It’s about quality of life

As hinted at in my previous post, after a couple of nasty infections, my dad’s in his final days.

At the time of writing he’s being made comfortable. He’s not in any pain and he doesn’t really have the strength or inclination to eat or drink, other than a couple of spoons of mashed up weetabix he had yesterday and enough water to keep his mouth and throat from drying up. He barely has the strength to lift his head or even open his eyes.

This doesn’t mean he’s asleep though. I was talking to a doctor by the foot of his hospital bed earlier in the week and I’d mentioned my MS in passing. The doctor had started telling me about a disease modifying drug he’d read about in the BMJ: “Ock… Ockra…”

“Ocrelizumab?” I ventured.

He looked surprised, “Yeah – that’s it.”

Having MS sure makes you do your homework.

For some reason, my dad chose this moment to lift his head and eye us suspiciously; he lifted his right hand like an imaginary gun and shot me twice before nodding back off.

Good old Dad, he’s had a long life, he has never done any harm to anyone  and he still has a sense of humour.

Now, I’ll lay my cards on the table: I’m an atheist. Plenty of people have tried to convince me otherwise: evangelists, jehovah’s witnesses, you name it, but it’s like water off a duck’s back to me now. I’ve considered the evidence and I’d say I was solid in my (non-) belief. It’s not like I can say I wasn’t taken to church as a kid or anything. I’ve done it all. I’m even a Sunday school drop-out.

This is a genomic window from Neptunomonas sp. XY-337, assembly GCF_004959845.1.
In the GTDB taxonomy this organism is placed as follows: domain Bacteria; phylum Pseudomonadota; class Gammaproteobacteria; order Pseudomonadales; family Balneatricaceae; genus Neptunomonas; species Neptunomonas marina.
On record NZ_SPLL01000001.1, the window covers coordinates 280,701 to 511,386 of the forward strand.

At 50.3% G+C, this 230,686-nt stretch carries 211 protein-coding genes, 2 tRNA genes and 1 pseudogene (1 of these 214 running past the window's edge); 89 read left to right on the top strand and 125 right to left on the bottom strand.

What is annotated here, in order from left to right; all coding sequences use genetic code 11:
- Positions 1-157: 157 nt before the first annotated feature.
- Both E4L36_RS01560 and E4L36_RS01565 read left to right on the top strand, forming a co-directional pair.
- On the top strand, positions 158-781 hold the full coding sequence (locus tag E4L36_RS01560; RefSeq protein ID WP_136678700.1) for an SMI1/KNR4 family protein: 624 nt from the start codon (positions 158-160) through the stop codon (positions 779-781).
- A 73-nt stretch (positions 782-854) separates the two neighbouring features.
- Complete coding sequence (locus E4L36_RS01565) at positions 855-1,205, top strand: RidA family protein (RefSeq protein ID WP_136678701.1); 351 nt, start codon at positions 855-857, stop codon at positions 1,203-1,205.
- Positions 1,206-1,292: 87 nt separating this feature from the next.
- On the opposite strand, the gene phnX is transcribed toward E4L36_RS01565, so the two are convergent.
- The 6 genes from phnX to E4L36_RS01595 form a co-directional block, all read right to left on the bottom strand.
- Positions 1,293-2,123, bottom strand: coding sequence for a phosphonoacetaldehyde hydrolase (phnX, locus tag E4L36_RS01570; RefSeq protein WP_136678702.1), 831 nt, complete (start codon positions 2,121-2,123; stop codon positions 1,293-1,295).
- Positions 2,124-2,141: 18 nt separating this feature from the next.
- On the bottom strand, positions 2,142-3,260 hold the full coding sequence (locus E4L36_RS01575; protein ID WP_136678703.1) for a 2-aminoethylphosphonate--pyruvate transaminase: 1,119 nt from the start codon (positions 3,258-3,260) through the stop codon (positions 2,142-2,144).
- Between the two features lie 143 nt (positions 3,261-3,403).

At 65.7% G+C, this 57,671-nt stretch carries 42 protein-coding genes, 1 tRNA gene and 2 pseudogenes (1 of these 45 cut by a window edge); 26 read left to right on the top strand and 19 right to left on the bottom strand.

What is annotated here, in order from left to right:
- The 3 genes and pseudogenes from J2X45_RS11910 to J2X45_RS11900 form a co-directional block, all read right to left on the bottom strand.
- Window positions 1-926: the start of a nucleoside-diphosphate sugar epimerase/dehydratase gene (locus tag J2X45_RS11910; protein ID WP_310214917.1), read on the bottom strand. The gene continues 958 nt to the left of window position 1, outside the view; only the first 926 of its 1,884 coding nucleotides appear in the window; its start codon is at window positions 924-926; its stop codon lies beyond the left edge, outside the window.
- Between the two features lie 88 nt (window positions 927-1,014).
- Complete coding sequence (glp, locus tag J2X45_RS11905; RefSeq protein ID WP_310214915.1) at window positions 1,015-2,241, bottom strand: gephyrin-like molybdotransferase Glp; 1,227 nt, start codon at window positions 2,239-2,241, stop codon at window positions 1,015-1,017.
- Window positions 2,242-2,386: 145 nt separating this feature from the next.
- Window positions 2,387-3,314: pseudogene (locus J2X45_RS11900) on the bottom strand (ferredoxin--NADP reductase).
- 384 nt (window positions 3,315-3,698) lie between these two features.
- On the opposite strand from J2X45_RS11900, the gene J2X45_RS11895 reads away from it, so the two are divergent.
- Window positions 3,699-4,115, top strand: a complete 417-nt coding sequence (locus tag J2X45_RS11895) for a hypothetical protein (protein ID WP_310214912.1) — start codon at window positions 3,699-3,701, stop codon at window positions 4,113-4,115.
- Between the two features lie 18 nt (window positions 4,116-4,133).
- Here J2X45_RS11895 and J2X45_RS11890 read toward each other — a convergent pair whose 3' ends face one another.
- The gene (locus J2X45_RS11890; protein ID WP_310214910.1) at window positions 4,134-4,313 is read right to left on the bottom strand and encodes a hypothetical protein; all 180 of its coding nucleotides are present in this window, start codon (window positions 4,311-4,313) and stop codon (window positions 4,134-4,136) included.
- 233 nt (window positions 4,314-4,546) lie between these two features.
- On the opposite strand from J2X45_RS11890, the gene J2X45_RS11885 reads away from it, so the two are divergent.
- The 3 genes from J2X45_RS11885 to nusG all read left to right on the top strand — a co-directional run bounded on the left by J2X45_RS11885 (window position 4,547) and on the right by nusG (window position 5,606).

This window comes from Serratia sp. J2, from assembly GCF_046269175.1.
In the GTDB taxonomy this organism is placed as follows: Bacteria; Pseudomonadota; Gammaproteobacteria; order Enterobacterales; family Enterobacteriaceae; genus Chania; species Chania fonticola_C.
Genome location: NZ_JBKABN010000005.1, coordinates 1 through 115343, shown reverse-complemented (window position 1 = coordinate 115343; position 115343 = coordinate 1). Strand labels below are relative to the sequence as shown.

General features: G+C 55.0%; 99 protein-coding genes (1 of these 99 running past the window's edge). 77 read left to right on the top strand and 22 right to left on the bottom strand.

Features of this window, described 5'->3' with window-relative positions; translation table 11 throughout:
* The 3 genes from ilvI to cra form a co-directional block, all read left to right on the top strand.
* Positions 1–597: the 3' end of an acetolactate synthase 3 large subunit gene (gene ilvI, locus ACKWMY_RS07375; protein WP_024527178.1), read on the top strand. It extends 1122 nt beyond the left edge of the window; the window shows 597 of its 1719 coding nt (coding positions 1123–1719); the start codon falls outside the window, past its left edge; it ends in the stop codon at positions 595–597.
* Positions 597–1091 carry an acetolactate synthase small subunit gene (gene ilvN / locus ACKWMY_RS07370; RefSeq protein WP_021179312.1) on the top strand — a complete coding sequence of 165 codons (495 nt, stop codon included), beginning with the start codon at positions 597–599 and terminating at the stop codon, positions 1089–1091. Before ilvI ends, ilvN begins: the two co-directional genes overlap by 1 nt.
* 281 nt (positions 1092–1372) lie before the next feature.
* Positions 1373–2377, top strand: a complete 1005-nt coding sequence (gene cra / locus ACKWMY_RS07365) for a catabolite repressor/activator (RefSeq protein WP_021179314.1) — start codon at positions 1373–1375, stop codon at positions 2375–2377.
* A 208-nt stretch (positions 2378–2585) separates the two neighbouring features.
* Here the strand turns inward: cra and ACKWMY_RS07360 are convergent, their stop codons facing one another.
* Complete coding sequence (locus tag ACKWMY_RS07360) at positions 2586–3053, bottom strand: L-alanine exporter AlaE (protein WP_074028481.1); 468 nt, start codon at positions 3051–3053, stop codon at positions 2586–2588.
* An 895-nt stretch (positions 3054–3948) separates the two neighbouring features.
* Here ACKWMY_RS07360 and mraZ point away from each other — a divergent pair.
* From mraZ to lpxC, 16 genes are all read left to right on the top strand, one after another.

It comes from having a vicar as a dad.

I lived in vicarages for the duration of my childhood until I was within grasping distance of my teenage years, and then we moved into my gran’s old house and that’s where we settled.

Dad gained a job as the first full-time chaplain in the newly built local hospital, building the role up from scratch.

I don’t meet that many people who remember him in this role as it was a long time ago. The ones that I do, however, always take pains to tell me what a lovely man he was and how he had time for absolutely everyone.

He really found his vocation in life, and made it his mission to keep his finger on the pulse of all the staff as well as the patients.

Whether it was meeting or sharing jokes with the cleaners (or the ‘pink panthers’ as he called them, due to their pink uniforms), the consultants, or the mortician (who memorably tried to get the measure of my dad by inviting him to a post-mortem, expressing surprise that he hadn’t fainted during the experience), he listened to them all, and he let them all unburden their stresses, complaints, fears and sorrows onto his shoulders.

He respected no social hierarchy. We were all human. We were all made equal. We were all loved.

I remember him telling me that he’d been to see a patient who’d listed wicca as their religion. I’d expressed surprise that he’d been to see someone who wasn’t a christian. He put me right – it didn’t matter what your religion or lack of religion was, we all need someone to listen to us and that was why he was there.

When I was diagnosed with MS, I had, and still largely do have, a light-hearted attitude towards the disease and everything it throws at me. I guess it’s my way of dealing with it. No matter how breezily I’d mention anything to do with it to Dad, he’d always take me off-guard by stopping whatever he was doing, removing  his glasses and giving me his full attention.

He was retired medically in the early ’90s. A dodgy ticker wasn’t being helped by the stress of his job. He’d had pressure from management at the tail-end of the Thatcher years. He said they sat in offices away from the rest of the hospital and their main concern seemed to be balancing budgets above all else. He felt that his was a role that had no empirical value in their eyes, though I’m pretty sure one or two of the senior management team sought him out when they eventually needed him.